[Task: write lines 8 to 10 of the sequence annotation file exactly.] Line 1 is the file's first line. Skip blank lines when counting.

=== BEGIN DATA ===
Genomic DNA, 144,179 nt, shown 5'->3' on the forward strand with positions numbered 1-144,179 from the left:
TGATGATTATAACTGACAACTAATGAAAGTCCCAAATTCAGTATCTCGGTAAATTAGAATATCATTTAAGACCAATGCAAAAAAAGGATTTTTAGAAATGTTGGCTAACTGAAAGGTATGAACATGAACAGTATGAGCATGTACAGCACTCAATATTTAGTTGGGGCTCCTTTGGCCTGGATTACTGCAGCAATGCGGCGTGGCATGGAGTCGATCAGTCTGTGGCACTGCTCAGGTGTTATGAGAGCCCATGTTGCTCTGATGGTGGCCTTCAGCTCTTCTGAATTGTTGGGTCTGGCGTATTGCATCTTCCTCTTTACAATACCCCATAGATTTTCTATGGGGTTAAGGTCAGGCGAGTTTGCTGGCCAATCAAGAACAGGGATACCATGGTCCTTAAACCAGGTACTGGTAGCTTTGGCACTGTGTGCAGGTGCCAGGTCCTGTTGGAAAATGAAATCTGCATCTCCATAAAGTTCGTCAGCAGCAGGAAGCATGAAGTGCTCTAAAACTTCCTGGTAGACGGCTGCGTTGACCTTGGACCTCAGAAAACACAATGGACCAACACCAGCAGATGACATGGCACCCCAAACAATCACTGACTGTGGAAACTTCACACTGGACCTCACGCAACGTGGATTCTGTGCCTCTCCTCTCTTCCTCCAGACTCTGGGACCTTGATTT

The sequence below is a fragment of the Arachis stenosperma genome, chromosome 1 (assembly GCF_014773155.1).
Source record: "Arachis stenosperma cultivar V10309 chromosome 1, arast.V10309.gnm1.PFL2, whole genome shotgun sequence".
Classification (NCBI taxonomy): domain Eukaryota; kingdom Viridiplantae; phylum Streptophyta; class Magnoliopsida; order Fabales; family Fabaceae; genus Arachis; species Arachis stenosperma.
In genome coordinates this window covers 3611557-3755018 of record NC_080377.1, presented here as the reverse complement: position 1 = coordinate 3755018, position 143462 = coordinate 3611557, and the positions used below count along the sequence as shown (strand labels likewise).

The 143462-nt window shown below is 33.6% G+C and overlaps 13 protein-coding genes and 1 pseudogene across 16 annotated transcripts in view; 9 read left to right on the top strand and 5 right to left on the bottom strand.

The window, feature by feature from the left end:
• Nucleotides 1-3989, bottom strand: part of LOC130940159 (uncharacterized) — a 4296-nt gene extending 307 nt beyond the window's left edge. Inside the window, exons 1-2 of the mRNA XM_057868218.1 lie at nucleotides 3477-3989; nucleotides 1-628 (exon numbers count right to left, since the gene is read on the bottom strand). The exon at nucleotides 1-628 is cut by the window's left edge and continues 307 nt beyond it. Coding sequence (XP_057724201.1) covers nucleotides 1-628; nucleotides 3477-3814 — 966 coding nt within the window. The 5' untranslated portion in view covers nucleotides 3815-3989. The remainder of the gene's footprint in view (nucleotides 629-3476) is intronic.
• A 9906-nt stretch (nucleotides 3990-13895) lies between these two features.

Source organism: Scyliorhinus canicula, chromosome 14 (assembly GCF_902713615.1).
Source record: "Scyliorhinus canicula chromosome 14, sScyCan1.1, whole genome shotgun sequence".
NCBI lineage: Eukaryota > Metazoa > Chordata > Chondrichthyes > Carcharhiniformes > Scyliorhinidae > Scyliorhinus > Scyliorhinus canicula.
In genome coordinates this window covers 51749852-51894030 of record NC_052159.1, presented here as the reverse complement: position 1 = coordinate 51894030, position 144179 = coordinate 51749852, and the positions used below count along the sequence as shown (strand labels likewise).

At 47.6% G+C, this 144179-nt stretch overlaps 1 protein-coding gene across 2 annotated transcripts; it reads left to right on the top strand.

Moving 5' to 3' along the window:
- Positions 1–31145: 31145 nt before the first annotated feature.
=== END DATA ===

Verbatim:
The window, feature by feature from the left end:
• Nucleotides 1-3989, bottom strand: part of LOC130940159 (uncharacterized) — a 4296-nt gene extending 307 nt beyond the window's left edge. Inside the window, exons 1-2 of the mRNA XM_057868218.1 lie at nucleotides 3477-3989; nucleotides 1-628 (exon numbers count right to left, since the gene is read on the bottom strand). The exon at nucleotides 1-628 is cut by the window's left edge and continues 307 nt beyond it. Coding sequence (XP_057724201.1) covers nucleotides 1-628; nucleotides 3477-3814 — 966 coding nt within the window. The 5' untranslated portion in view covers nucleotides 3815-3989. The remainder of the gene's footprint in view (nucleotides 629-3476) is intronic.
• A 9906-nt stretch (nucleotides 3990-13895) lies between these two features.